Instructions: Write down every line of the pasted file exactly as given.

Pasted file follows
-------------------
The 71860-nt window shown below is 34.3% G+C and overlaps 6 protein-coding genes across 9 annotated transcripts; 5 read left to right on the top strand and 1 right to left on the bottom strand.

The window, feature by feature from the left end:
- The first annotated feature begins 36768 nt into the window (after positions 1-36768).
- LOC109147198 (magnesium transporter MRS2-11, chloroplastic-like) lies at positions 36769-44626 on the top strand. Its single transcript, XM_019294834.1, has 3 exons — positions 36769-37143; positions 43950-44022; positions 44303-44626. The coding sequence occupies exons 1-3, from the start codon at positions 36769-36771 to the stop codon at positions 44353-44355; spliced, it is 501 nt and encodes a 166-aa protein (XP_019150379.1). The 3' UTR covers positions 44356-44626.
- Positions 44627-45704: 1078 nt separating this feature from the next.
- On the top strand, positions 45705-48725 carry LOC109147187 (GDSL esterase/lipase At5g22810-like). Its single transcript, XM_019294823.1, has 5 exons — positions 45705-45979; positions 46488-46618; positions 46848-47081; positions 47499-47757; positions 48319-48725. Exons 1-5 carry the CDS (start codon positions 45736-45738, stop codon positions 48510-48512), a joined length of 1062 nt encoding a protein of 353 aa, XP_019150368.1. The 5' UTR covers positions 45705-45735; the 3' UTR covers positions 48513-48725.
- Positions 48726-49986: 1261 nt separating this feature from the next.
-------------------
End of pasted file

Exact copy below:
The 71860-nt window shown below is 34.3% G+C and overlaps 6 protein-coding genes across 9 annotated transcripts; 5 read left to right on the top strand and 1 right to left on the bottom strand.

The window, feature by feature from the left end:
- The first annotated feature begins 36768 nt into the window (after positions 1-36768).
- LOC109147198 (magnesium transporter MRS2-11, chloroplastic-like) lies at positions 36769-44626 on the top strand. Its single transcript, XM_019294834.1, has 3 exons — positions 36769-37143; positions 43950-44022; positions 44303-44626. The coding sequence occupies exons 1-3, from the start codon at positions 36769-36771 to the stop codon at positions 44353-44355; spliced, it is 501 nt and encodes a 166-aa protein (XP_019150379.1). The 3' UTR covers positions 44356-44626.
- Positions 44627-45704: 1078 nt separating this feature from the next.
- On the top strand, positions 45705-48725 carry LOC109147187 (GDSL esterase/lipase At5g22810-like). Its single transcript, XM_019294823.1, has 5 exons — positions 45705-45979; positions 46488-46618; positions 46848-47081; positions 47499-47757; positions 48319-48725. Exons 1-5 carry the CDS (start codon positions 45736-45738, stop codon positions 48510-48512), a joined length of 1062 nt encoding a protein of 353 aa, XP_019150368.1. The 5' UTR covers positions 45705-45735; the 3' UTR covers positions 48513-48725.
- Positions 48726-49986: 1261 nt separating this feature from the next.